Tag Archives: Demand Reduction

Bringing DSR and Planning Together?

1 July 2013: Discussions from the latest (third) meeting of the Mayor’s High Level Electricity Working Group – which took place on 18 June –  have recently been published. The papers can be downloaded here [see details of previous meetings here]. Points of interest include:

  • GLA “officers are currently in the process of setting up a mechanism to provide UKPN regularly with up to date data from the GLA’s London Development Database in particular about planning permission.” Provision of this data will allow UKPN a better understanding of where future developments are likely to come forward, and foresight on where future energy demand – and potential future new decentralised energy generation capacity connected to the distribution network – is likely to be introduced.
  • The minutes also inform that “The GLA and UKPN have also established a sub-group with respective experts to discuss identified Decentralised Energy and demand side response [DSR] issues and develop a joint strategy initially covering UKPN’s demand site [minor typo here in minutes – this should read ‘demand side’] response initiatives and connection cost barrier for Decentralised Energy. The subgroup met on 3 May for the first time and will meet again twice this year.”
  • The minutes also capture the following interesting point: “It was also mentioned that demand side response measures work best in new developments. GLA officers confirmed that development could be encouraged to be ‘demand-side-response ready’ through the London Plan. This will be considered as part of the Further Alterations to the London Plan.” The discussions do not go on to explain how this could be done, but energy management systems on site could potentially reduce the load of a building during times of peak grid system demand (ie reduce lighting or electrical heating/cooling uses, restrict lift use) or potentially looking to onsite decentralised energy systems exporting more of their output (or conversely when there is a lot of wind or perhaps PV output on the grid, onsite DE systems such as CHP could switch off).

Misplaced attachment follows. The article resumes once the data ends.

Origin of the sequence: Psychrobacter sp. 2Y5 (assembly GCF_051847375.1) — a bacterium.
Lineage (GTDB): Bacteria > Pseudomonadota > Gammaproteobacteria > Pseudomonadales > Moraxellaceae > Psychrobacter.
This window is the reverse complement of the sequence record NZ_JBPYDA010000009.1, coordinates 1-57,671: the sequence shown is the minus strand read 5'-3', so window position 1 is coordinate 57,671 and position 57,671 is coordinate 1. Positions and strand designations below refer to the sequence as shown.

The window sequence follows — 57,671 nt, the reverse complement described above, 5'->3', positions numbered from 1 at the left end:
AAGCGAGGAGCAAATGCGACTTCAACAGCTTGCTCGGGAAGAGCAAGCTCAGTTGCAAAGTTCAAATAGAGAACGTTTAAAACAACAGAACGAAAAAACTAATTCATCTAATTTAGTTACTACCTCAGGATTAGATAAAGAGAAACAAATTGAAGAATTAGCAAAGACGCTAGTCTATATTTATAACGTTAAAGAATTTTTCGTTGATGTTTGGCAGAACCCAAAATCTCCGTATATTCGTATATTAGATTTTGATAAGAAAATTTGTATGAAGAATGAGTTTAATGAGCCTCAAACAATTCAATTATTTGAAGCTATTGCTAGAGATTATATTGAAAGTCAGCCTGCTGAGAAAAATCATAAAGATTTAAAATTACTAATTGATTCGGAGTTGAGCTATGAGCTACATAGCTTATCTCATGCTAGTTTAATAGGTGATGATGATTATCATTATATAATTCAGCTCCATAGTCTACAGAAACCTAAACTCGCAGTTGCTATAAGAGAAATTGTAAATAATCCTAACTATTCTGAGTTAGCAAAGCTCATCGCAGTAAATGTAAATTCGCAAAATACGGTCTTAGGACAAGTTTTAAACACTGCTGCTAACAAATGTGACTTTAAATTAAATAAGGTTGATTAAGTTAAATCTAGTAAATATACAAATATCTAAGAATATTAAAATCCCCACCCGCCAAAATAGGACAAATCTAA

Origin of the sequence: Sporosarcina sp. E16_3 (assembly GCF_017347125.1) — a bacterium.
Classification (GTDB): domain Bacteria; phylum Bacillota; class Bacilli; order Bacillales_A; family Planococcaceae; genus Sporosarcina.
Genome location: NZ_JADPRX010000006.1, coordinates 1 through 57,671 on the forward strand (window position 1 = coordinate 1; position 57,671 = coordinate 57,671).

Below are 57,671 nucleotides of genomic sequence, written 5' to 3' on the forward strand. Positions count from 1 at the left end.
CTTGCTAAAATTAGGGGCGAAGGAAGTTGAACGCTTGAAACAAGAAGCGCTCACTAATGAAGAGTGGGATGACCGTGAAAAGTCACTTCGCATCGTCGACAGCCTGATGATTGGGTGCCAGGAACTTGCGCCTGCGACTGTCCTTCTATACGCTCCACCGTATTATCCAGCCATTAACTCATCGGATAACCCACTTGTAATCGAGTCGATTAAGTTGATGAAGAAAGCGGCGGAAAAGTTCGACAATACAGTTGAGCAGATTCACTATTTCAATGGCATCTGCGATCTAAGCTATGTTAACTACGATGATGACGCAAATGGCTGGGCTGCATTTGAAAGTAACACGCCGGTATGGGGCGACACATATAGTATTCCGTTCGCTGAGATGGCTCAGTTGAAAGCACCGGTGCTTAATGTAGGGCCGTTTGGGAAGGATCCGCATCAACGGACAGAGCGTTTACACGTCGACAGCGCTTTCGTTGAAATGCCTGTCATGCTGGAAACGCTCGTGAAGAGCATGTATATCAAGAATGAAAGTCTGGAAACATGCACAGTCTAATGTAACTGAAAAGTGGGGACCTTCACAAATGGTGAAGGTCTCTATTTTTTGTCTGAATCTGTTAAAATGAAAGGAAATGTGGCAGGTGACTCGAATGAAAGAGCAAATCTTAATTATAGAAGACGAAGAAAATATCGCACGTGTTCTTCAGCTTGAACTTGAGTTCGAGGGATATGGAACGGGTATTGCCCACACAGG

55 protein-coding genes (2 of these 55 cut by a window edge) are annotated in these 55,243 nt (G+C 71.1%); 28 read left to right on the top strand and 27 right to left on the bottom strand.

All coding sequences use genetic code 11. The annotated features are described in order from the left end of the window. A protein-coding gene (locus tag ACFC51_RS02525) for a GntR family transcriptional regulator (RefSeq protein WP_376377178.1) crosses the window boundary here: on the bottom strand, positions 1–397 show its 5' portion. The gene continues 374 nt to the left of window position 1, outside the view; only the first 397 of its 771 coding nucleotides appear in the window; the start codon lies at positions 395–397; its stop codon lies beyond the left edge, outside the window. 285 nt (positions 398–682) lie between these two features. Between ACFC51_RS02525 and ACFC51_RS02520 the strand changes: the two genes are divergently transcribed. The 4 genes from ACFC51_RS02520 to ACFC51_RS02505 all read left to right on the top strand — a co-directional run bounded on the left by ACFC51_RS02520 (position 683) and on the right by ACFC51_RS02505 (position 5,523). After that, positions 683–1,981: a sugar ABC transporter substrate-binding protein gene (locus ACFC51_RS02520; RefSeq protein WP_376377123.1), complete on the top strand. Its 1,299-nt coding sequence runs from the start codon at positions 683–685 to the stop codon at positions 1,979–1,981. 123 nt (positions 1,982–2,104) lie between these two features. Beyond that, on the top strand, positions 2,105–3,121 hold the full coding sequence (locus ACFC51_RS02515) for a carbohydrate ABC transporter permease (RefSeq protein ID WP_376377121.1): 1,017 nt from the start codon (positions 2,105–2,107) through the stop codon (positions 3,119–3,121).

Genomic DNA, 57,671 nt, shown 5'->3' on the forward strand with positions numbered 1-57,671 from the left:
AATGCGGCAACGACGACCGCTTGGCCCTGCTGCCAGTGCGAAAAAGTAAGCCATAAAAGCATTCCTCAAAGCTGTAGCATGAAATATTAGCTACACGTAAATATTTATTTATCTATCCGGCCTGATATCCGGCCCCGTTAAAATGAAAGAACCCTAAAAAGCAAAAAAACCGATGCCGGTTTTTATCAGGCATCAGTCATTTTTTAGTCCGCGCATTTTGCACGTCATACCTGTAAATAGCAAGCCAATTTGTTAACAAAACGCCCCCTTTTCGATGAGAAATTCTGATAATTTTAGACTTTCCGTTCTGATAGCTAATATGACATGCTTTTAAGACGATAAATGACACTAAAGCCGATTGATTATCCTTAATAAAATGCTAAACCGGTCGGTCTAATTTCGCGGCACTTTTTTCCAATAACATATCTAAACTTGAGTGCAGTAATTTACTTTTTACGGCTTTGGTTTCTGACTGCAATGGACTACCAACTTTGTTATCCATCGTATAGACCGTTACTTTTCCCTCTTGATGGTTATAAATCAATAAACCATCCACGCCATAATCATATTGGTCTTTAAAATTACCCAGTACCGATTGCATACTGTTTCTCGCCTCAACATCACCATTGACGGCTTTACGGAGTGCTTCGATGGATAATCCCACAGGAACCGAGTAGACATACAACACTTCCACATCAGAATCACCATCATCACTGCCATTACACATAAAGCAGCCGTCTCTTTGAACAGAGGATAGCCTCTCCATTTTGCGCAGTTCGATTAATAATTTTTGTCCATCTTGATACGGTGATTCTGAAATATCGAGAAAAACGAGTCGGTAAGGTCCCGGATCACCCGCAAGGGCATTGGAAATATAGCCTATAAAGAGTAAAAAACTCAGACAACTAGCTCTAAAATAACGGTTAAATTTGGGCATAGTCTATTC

UK Power Networks (UKPN) – under their Low Carbon London Programme – are already undertaking trials of such demand response activities – see the following press release.

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‘Low Carbon London’ Update

January 2012: London distribution network operator UK Power Connections was awarded funding under Ofgem’s Low Carbon Network Fund to undertake a smart metering project with a range of stakeholders entitled ‘Low Carbon London’ (more of which here). The Executive Summary of their latest Six Monthly Report has just been posted on Ofgem’s website here. The update mentions that:

  • A comprehensive campaign to identify 500 trial smart meter customers in London Low Carbon Zones has been undertaken and 263 meters have been so far installed (more of which here).